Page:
Now I’ve written about Green Ronin (Mutants & Masterminds) in the past, specifically about how the covers of their products in various lines have a disappointing but overwhelming trend of depicting women in the vast minority of figures on the covers of their books. Green Ronin covers are disappointing in that they depict MEN having MANLY ADVENTURES and doing MANLY THINGS. The few women that do show up on Green Ronin covers are invariably sexualized or placed in a non-focal position, and this cover is no exception.

While the female character on the cover of the 3rd Ed M&M book isn’t the least focal character, she’s certainly far less focal than the three male characters in front of her. Secondly, while all of the other male characters fit recognizable superhero archetypes design-wise, the lone female character displays no recognizable superhero traits at all. Even worse, she is the only character to be showing any amount of skin at all. (Okay, yes, the beast-man isn’t wearing any clothing. But I’d still argue that’s not the same as actually showing skin, as our female character is doing.)

As far as covers go, frankly it’s pretty mediocre. It’s Male Action Characters in Male Action Poses with a Gratuitously Sexualized Female Character – which is so unoriginal in tabletop RPG art. I will be very disappointed if M&M 3rd Ed actually gets the nod for the Ennies this year.

We also have the Danse Macabre, a Vampire supplement I’m honestly not too familiar with. I won’t dwell too much on this since the fail should be pretty obvious. We have… dude vampire, dude vampire, dude vampire, dude vampire, dude vampire, and…. exsanguinated female victim, probably a corpse.

…really, White Wolf? Really? You’ve been the one RPG company that has at least tried to market its products in a female-friendly manner. So what the hell is with this cover? Five dude vampires and a drained female corpse? Do we really need vampire gang rape scenarios on the cover of RPG books? It’s especially disappointing from a company that made a point of using the female pronoun to refer to Storytellers (GMs) in its second edition books.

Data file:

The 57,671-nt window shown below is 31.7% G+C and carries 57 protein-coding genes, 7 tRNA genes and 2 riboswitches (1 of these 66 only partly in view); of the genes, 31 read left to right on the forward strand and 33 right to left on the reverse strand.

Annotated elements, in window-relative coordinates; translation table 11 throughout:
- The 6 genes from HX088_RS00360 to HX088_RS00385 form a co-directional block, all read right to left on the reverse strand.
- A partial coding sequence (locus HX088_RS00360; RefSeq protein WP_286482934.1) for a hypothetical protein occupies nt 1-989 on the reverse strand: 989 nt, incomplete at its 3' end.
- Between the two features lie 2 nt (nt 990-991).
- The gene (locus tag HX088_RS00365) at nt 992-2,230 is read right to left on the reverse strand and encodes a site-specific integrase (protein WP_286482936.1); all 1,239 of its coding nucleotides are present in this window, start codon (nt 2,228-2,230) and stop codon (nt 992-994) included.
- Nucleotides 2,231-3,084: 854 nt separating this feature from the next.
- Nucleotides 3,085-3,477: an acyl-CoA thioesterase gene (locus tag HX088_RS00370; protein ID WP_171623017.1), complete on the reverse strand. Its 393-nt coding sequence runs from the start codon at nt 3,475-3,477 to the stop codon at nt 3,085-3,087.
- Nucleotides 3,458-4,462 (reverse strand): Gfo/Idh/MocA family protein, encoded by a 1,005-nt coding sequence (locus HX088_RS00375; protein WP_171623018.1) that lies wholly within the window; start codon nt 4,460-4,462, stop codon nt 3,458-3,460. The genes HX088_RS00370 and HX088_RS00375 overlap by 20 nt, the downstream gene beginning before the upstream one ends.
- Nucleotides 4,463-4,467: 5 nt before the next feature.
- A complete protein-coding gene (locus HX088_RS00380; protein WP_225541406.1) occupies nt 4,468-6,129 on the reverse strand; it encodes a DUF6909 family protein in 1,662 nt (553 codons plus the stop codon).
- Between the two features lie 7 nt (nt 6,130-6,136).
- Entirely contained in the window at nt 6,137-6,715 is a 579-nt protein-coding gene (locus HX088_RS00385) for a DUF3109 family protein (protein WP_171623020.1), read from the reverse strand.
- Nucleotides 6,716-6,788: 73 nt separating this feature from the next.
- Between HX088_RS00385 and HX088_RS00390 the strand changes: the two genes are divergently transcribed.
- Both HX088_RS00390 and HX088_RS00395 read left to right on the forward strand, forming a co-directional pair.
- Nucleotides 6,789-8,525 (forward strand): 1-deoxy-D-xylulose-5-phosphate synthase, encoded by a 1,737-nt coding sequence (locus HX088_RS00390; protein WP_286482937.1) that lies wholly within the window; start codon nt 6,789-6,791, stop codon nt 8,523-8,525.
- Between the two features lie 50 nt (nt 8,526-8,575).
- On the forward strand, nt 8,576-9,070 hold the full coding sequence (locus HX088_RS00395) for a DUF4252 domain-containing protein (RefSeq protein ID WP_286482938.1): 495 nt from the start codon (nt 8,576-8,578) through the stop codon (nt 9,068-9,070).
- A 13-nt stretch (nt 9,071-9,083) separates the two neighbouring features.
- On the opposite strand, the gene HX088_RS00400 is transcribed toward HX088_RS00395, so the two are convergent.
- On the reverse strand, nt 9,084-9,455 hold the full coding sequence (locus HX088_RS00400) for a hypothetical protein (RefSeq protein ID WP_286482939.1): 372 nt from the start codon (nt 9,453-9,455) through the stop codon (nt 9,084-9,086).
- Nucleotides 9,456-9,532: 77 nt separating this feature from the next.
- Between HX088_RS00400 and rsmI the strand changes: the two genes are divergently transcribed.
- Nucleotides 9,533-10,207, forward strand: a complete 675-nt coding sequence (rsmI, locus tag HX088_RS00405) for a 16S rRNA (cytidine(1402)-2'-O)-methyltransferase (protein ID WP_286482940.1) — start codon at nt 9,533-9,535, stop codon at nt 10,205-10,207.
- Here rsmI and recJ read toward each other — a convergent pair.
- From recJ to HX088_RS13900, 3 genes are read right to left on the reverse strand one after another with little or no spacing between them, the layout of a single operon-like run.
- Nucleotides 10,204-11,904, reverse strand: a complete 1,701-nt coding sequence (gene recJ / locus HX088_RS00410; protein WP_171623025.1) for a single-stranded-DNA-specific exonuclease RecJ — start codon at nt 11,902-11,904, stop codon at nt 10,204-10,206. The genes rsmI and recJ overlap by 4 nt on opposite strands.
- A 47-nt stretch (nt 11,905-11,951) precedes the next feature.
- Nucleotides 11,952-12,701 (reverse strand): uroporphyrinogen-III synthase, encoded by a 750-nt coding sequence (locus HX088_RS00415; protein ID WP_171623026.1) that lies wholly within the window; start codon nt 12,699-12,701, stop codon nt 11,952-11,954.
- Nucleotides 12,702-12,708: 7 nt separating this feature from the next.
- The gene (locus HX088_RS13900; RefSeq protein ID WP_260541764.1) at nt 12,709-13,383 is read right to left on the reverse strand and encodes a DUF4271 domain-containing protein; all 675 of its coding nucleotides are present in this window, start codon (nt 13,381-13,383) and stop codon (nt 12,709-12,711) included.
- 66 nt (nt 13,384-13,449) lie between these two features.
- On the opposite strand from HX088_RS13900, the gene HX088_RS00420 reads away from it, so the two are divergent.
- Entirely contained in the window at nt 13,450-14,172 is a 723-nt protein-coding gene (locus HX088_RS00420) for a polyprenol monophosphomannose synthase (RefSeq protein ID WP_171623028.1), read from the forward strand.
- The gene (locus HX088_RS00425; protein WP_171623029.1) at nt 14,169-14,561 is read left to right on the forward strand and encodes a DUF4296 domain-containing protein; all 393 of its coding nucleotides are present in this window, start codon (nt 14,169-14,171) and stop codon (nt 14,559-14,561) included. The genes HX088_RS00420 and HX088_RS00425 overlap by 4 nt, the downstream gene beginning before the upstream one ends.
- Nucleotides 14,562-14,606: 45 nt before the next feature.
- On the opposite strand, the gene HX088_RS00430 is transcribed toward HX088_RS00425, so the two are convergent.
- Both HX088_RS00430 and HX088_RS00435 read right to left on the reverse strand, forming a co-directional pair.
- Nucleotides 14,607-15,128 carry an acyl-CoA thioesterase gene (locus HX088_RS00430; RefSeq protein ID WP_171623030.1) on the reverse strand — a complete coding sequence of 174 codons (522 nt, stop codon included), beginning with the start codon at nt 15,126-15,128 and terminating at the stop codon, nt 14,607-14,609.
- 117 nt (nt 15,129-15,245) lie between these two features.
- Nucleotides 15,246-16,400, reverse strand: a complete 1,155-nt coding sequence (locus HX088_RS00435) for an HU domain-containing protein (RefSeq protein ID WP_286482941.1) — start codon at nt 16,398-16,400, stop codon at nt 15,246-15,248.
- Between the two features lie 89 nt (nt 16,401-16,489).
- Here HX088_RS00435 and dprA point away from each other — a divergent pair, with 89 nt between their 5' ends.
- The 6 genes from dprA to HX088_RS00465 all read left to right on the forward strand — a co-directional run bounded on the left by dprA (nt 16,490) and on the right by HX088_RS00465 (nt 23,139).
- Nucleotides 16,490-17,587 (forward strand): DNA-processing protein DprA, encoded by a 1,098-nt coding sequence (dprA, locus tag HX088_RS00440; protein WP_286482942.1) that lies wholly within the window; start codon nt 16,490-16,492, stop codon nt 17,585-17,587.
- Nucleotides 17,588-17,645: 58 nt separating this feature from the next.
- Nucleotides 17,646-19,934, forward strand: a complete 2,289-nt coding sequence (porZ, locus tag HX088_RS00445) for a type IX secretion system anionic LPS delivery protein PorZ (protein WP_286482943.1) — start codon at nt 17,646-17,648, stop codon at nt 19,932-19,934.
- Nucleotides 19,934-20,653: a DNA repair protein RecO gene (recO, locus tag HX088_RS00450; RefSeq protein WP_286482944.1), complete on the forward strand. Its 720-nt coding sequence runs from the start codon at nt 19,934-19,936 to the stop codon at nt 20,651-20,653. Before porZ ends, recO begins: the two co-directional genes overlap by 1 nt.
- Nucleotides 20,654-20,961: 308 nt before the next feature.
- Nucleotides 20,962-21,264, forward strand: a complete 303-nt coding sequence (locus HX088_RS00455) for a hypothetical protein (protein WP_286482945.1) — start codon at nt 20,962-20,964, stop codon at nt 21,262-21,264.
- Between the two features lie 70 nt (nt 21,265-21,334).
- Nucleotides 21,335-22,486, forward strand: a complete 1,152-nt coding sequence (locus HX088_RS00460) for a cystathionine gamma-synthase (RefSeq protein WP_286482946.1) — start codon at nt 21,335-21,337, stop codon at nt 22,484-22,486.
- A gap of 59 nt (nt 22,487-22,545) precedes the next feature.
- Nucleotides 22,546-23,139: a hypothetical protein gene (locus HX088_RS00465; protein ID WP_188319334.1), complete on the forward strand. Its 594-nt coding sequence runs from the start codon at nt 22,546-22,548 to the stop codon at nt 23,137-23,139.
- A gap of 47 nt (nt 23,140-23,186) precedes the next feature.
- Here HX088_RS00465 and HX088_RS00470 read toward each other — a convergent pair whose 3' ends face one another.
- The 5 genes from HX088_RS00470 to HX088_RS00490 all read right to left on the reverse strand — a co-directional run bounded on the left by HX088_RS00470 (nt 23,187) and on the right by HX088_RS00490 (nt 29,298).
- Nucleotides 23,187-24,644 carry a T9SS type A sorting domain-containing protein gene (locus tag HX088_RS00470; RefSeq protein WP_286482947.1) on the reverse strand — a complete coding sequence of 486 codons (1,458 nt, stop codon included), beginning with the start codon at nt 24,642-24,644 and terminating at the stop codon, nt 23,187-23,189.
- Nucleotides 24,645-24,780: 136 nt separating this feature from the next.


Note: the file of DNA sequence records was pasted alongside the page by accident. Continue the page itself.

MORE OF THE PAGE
So… seriously, White Wolf. Clean up your act. I’ve been a long-time player of your Mind’s Eye Theater (read: LARP) systems, and frankly I expect better from you than this bullshit.


Lastly, we have this complete bullshit Shadowrun cover:

I swear to god, if this cover wins I’m going to hunt down all of the Ennie’s judges and bash their faces in with a longstaff. What the hell is this, and how the fuck did it even wind up on the list of “best covers” nominations without being laughed out of the running? Are gamers just so used to seeing shit-tastic boobular women on the cover of RPGs that the ridiculousness of a cover like this doesn’t even register anymore? I honestly can’t think of any other explanation than that.

Her hips are wrong, her waist is wrong, her ribcage is wrong… And what the hell is with the gravity-defying spherical Picasso-boobs? This anatomy is just terrible, and yet this cover is considered one of the best in the industry for THE PAST YEAR? Honestly, if this cover winds up taking the title, the Ennies will have lost all credibility with me forever. I realize that there’s not a lot of choice when one is looking for art that doesn’t blatantly objectify women and distort female anatomy past the realm of the physically possible, but there’s GOT TO BE something better than this bullshit. There’s just got to be.

35 thoughts on “Ennie Awards Cover Nominations: the good, the bad, and the awful

  1. You’re right. I think the reason the Attitude cover was put forward wasn’t due to the woman but because the image had, well, attitude. It seemed to fit the book very well, from the look on her face to the gun and general impression of defiance. Nevertheless, you make some great points about the covers. If I get a chance to participate in the awards again, as I did last year, it’s something I’ll keep in mind.